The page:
That's just the half of it, but I'll make you watch the show to see the rest. I love Bear.

Remember the Milk Can Be Beautifully Integrated with Gmail

Now I'm regretting starting up with Todoist, even though it rocks.

A More Thorough Assessment of Non-Profits

Two young fellas start a non-profit that rates non-profits based on more than just their tax forms. I think it's a great idea, but I'm not a big fan of their site. Still, it's a smart idea.

World Express

Video of NYT photographer Todd Heisler as he visits the communities along the 7 line. Makes me want to spend a weekend visiting stores near each of the stops.

Behind the Whopper Freakout

"But we had a philosophical discussion and said we really got the best reactions from real people so we cut out everyone who was fake. It was my insurance policy. I didn't know – I had to see it to believe it." It'd probably be good if you watched the freakout first.

Trailer for the Dark Knight

It's hard to get Jack Nicholson out of your head, but this looks super-duper fantastico.

Reuters Photos of the Year
The Bible According to Google Earth

Four biblical scenes seen from the bird's eye view of Google Earth

High Wire:

A beautiful video portrait of men who fix high wire power lines. They climb on from the wing of a helicopter and wear conductive suits.

Landing Without a Parachute

Several groups of skydivers are looking to be the first to complete the task. They're using winged outfits, $2 million runways and are coming in with up to 120mph of horizontal speed.

Whiskerino 07

These awesome photos make me want to grow my beard again. With wedding events beginning as early as March (!!), now is the time...

Dangerous Grounds Project

A traceur and landmine activist traverses the full 50,000 square meters of London without touching the ground to bring light to the need for landmine clearance. There are lots of great videos and photos on the site.

Kindle is Dead, Long Live Kindle

Posted December 4, 2007

20071204kindle.jpgSeveral weeks have passed since the release of Amazon's new eBook reader, Kindle, and I am ready to explain to you why this hardware will fail and why it is the first step towards the eventual end of paper books.

It's Still A Screen

Forget that it's ugly, because that doesn't matter too much. The biggest reason it will fail is that it does not replicate the experience of reading a book or magazine. From all I've read and seen, you are still reading on a super fancy, high contrast PDA. Chip Kidd put it best when he said, "People don't want to read books on a screen." I agree, but only because screens today suck.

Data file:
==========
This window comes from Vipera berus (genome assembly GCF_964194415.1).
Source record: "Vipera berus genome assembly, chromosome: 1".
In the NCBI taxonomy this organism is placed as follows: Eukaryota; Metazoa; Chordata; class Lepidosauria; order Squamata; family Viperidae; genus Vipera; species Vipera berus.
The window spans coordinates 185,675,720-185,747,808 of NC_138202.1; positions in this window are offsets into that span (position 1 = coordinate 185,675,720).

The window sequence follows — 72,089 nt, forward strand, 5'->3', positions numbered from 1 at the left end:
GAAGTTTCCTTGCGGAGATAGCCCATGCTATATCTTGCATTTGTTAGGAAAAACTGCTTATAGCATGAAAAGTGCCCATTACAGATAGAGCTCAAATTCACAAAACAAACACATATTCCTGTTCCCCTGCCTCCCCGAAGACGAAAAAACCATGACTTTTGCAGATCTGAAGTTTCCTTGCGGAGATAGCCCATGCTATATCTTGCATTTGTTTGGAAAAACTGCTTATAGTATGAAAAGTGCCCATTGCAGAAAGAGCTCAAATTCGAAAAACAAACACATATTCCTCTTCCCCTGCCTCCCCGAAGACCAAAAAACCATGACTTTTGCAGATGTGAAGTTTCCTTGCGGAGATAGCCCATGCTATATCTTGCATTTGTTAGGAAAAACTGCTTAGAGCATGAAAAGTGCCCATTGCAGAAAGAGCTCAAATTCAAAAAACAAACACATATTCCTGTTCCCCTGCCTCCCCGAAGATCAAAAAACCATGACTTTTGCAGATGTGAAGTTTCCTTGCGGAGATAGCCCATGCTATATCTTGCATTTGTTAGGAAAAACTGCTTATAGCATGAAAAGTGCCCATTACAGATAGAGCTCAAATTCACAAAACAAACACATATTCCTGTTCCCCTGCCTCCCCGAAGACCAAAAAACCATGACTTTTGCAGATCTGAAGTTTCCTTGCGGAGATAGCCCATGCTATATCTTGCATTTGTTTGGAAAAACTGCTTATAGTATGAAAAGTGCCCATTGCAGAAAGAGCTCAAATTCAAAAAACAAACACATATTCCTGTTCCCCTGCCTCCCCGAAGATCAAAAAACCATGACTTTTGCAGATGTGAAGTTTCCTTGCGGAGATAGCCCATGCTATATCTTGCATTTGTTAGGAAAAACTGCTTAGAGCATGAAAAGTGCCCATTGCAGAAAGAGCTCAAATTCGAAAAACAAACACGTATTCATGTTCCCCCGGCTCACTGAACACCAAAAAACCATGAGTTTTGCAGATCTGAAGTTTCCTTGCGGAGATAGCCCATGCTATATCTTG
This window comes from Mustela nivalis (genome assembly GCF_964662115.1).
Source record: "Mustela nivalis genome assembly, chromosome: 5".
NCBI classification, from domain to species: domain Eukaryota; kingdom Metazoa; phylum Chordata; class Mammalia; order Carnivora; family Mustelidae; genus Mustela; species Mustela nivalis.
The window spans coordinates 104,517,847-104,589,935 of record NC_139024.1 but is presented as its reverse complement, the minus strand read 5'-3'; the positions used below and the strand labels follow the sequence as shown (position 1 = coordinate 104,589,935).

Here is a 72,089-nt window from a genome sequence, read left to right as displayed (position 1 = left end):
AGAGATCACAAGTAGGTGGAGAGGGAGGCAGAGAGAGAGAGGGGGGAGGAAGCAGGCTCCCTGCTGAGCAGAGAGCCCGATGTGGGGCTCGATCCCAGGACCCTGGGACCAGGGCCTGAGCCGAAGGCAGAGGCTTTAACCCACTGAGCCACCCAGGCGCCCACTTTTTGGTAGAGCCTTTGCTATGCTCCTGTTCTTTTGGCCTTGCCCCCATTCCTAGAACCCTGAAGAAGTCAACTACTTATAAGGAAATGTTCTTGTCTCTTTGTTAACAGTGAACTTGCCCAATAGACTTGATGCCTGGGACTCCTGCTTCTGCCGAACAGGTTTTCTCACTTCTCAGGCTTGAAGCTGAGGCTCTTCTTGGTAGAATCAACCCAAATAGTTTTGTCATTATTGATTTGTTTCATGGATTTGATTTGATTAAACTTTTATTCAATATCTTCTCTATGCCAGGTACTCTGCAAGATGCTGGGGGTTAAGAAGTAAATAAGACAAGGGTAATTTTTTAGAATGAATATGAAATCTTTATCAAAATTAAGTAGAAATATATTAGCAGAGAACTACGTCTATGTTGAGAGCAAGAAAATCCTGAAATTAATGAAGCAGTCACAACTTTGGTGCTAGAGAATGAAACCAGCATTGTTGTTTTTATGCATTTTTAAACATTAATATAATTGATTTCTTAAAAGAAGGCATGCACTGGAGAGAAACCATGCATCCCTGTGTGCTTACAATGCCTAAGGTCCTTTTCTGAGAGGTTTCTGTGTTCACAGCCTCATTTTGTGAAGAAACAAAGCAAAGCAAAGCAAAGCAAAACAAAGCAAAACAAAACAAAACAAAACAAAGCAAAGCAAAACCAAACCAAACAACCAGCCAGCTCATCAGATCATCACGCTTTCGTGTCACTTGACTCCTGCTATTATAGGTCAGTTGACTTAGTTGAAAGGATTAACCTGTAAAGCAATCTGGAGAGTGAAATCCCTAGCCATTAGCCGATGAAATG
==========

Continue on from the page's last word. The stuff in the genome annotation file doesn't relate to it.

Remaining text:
This is where flexible screens come in. Right now in a lab somewhere, there is a painfully expensive piece of plastic that you can bend and will display video or still images. No matter what anyone tells you, this is not ready to use. As this 2004 BBC article notes, "eventually the displays are expected to be in colour". While no one knows exactly when, eventually there will be a flexible screen with contrast and resolution that comes incredibly close to paper. Remember digital cameras 10 years ago and the 600x480 photos they produced? Today we have 39 megapixel professional cameras and there will be a screen equally ridiculous ten years from now.

When flexible, 8"x10" color screens can run for a full day without a charge at 300dpi, then you'll hear paper books' death rattle. I want something that can approximate the experience of reading a broadsheet, a magazine and book while being able to play a video or song. Basically I want Harry Potter newspapers with sound.

Sharing is Good

The only other point of failure is Kindle's DRM. Dive Into Mark put it best, so I'll let you head there to find out the details, but I can't imagine not being able to lend my friend a book or magazine. Just like many of the music stores, if Amazon shuts of the service tomorrow your books are gone. The got the music store right, but they got this horrifically wrong.

The Rest Ain't Bad

The distribution method, the selection, the acquisition process and even paying for blogs are done well. Kindle makes reading books on a digital device very easy. They're just five to ten years too early.

The Visual Design of Team Fortress 2

The prettiest game I've played in a while and some of the best character design I've seen by anyone outside of Pixar

Aesthetic Apparatus Explains Screenprinting

Do you like 60s game show music and yelling? This video is for you!